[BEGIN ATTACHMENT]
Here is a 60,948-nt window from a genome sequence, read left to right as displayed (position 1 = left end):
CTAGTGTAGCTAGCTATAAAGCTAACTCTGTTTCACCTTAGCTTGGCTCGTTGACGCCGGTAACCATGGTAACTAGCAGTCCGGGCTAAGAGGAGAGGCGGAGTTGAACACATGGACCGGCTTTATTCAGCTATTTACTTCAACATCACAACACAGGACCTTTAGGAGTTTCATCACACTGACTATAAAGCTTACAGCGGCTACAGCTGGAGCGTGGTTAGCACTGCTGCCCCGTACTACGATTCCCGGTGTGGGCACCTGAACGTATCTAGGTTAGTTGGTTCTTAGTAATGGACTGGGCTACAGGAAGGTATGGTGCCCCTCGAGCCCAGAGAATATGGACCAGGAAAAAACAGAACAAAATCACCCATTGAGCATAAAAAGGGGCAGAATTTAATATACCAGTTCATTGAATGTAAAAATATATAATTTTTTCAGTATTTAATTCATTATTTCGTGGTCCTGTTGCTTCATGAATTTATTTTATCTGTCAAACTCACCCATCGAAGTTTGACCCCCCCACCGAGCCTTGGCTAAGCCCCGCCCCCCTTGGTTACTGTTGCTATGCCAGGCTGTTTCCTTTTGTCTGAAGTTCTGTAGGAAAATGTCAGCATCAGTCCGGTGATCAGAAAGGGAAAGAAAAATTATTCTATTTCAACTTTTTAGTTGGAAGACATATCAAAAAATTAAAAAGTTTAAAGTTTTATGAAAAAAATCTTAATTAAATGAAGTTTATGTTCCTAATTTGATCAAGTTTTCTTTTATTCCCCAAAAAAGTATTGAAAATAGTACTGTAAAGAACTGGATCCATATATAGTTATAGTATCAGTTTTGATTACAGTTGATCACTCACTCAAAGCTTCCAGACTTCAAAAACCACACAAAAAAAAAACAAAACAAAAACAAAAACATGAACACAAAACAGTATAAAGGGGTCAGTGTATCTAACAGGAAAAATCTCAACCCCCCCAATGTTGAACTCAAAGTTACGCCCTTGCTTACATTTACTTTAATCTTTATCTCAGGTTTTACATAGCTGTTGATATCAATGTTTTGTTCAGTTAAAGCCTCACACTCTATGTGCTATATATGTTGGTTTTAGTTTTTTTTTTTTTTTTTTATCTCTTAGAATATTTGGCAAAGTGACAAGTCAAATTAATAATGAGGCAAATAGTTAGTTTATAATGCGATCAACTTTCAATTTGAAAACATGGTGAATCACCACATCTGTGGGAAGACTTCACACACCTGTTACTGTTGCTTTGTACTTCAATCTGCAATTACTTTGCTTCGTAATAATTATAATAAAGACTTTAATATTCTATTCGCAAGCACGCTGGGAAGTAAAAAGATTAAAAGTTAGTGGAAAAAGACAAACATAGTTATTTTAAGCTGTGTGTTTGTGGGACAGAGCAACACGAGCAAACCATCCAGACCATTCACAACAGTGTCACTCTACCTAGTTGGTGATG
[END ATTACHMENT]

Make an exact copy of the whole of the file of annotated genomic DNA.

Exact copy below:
Here is a 60,948-nt window from a genome sequence, read left to right as displayed (position 1 = left end):
CTAGTGTAGCTAGCTATAAAGCTAACTCTGTTTCACCTTAGCTTGGCTCGTTGACGCCGGTAACCATGGTAACTAGCAGTCCGGGCTAAGAGGAGAGGCGGAGTTGAACACATGGACCGGCTTTATTCAGCTATTTACTTCAACATCACAACACAGGACCTTTAGGAGTTTCATCACACTGACTATAAAGCTTACAGCGGCTACAGCTGGAGCGTGGTTAGCACTGCTGCCCCGTACTACGATTCCCGGTGTGGGCACCTGAACGTATCTAGGTTAGTTGGTTCTTAGTAATGGACTGGGCTACAGGAAGGTATGGTGCCCCTCGAGCCCAGAGAATATGGACCAGGAAAAAACAGAACAAAATCACCCATTGAGCATAAAAAGGGGCAGAATTTAATATACCAGTTCATTGAATGTAAAAATATATAATTTTTTCAGTATTTAATTCATTATTTCGTGGTCCTGTTGCTTCATGAATTTATTTTATCTGTCAAACTCACCCATCGAAGTTTGACCCCCCCACCGAGCCTTGGCTAAGCCCCGCCCCCCTTGGTTACTGTTGCTATGCCAGGCTGTTTCCTTTTGTCTGAAGTTCTGTAGGAAAATGTCAGCATCAGTCCGGTGATCAGAAAGGGAAAGAAAAATTATTCTATTTCAACTTTTTAGTTGGAAGACATATCAAAAAATTAAAAAGTTTAAAGTTTTATGAAAAAAATCTTAATTAAATGAAGTTTATGTTCCTAATTTGATCAAGTTTTCTTTTATTCCCCAAAAAAGTATTGAAAATAGTACTGTAAAGAACTGGATCCATATATAGTTATAGTATCAGTTTTGATTACAGTTGATCACTCACTCAAAGCTTCCAGACTTCAAAAACCACACAAAAAAAAAACAAAACAAAAACAAAAACATGAACACAAAACAGTATAAAGGGGTCAGTGTATCTAACAGGAAAAATCTCAACCCCCCCAATGTTGAACTCAAAGTTACGCCCTTGCTTACATTTACTTTAATCTTTATCTCAGGTTTTACATAGCTGTTGATATCAATGTTTTGTTCAGTTAAAGCCTCACACTCTATGTGCTATATATGTTGGTTTTAGTTTTTTTTTTTTTTTTTTATCTCTTAGAATATTTGGCAAAGTGACAAGTCAAATTAATAATGAGGCAAATAGTTAGTTTATAATGCGATCAACTTTCAATTTGAAAACATGGTGAATCACCACATCTGTGGGAAGACTTCACACACCTGTTACTGTTGCTTTGTACTTCAATCTGCAATTACTTTGCTTCGTAATAATTATAATAAAGACTTTAATATTCTATTCGCAAGCACGCTGGGAAGTAAAAAGATTAAAAGTTAGTGGAAAAAGACAAACATAGTTATTTTAAGCTGTGTGTTTGTGGGACAGAGCAACACGAGCAAACCATCCAGACCATTCACAACAGTGTCACTCTACCTAGTTGGTGATG